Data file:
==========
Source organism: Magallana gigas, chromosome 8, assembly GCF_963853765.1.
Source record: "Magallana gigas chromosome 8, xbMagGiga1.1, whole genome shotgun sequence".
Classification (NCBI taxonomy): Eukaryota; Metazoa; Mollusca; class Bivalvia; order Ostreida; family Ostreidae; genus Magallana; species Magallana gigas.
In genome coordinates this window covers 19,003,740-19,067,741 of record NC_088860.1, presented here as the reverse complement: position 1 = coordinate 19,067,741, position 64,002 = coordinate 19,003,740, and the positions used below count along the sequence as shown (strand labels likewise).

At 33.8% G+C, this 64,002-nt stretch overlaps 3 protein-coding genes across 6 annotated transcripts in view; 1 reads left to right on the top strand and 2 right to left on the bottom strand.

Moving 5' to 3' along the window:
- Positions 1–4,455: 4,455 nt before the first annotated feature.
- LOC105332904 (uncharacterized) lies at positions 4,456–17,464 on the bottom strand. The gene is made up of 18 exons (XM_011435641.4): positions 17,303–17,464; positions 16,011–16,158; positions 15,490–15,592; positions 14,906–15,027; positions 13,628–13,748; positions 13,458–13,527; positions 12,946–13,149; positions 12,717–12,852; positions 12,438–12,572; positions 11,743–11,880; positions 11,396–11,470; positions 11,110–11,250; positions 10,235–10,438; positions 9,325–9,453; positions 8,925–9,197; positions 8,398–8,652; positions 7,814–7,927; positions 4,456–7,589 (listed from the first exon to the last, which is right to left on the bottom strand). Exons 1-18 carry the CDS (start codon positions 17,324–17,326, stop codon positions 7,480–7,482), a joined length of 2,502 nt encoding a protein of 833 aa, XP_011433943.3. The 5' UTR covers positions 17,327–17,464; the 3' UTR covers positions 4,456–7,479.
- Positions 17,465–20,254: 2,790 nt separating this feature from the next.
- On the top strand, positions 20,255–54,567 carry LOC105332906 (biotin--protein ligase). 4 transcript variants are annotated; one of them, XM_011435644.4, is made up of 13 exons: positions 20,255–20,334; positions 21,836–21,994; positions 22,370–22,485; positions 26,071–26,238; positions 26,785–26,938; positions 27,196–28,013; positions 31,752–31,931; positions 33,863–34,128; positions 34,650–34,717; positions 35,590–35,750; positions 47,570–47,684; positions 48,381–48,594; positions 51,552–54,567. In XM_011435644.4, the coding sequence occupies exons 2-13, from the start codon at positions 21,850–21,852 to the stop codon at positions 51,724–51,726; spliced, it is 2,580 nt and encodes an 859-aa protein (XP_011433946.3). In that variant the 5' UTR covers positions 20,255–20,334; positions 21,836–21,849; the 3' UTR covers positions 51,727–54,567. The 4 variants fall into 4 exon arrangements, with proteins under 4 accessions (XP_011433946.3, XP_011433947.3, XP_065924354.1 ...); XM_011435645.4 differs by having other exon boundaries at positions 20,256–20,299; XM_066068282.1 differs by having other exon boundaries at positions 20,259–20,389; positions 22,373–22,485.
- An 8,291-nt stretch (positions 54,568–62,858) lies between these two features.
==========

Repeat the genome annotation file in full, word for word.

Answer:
Source organism: Magallana gigas, chromosome 8, assembly GCF_963853765.1.
Source record: "Magallana gigas chromosome 8, xbMagGiga1.1, whole genome shotgun sequence".
Classification (NCBI taxonomy): Eukaryota; Metazoa; Mollusca; class Bivalvia; order Ostreida; family Ostreidae; genus Magallana; species Magallana gigas.
In genome coordinates this window covers 19,003,740-19,067,741 of record NC_088860.1, presented here as the reverse complement: position 1 = coordinate 19,067,741, position 64,002 = coordinate 19,003,740, and the positions used below count along the sequence as shown (strand labels likewise).

At 33.8% G+C, this 64,002-nt stretch overlaps 3 protein-coding genes across 6 annotated transcripts in view; 1 reads left to right on the top strand and 2 right to left on the bottom strand.

Moving 5' to 3' along the window:
- Positions 1–4,455: 4,455 nt before the first annotated feature.
- LOC105332904 (uncharacterized) lies at positions 4,456–17,464 on the bottom strand. The gene is made up of 18 exons (XM_011435641.4): positions 17,303–17,464; positions 16,011–16,158; positions 15,490–15,592; positions 14,906–15,027; positions 13,628–13,748; positions 13,458–13,527; positions 12,946–13,149; positions 12,717–12,852; positions 12,438–12,572; positions 11,743–11,880; positions 11,396–11,470; positions 11,110–11,250; positions 10,235–10,438; positions 9,325–9,453; positions 8,925–9,197; positions 8,398–8,652; positions 7,814–7,927; positions 4,456–7,589 (listed from the first exon to the last, which is right to left on the bottom strand). Exons 1-18 carry the CDS (start codon positions 17,324–17,326, stop codon positions 7,480–7,482), a joined length of 2,502 nt encoding a protein of 833 aa, XP_011433943.3. The 5' UTR covers positions 17,327–17,464; the 3' UTR covers positions 4,456–7,479.
- Positions 17,465–20,254: 2,790 nt separating this feature from the next.
- On the top strand, positions 20,255–54,567 carry LOC105332906 (biotin--protein ligase). 4 transcript variants are annotated; one of them, XM_011435644.4, is made up of 13 exons: positions 20,255–20,334; positions 21,836–21,994; positions 22,370–22,485; positions 26,071–26,238; positions 26,785–26,938; positions 27,196–28,013; positions 31,752–31,931; positions 33,863–34,128; positions 34,650–34,717; positions 35,590–35,750; positions 47,570–47,684; positions 48,381–48,594; positions 51,552–54,567. In XM_011435644.4, the coding sequence occupies exons 2-13, from the start codon at positions 21,850–21,852 to the stop codon at positions 51,724–51,726; spliced, it is 2,580 nt and encodes an 859-aa protein (XP_011433946.3). In that variant the 5' UTR covers positions 20,255–20,334; positions 21,836–21,849; the 3' UTR covers positions 51,727–54,567. The 4 variants fall into 4 exon arrangements, with proteins under 4 accessions (XP_011433946.3, XP_011433947.3, XP_065924354.1 ...); XM_011435645.4 differs by having other exon boundaries at positions 20,256–20,299; XM_066068282.1 differs by having other exon boundaries at positions 20,259–20,389; positions 22,373–22,485.
- An 8,291-nt stretch (positions 54,568–62,858) lies between these two features.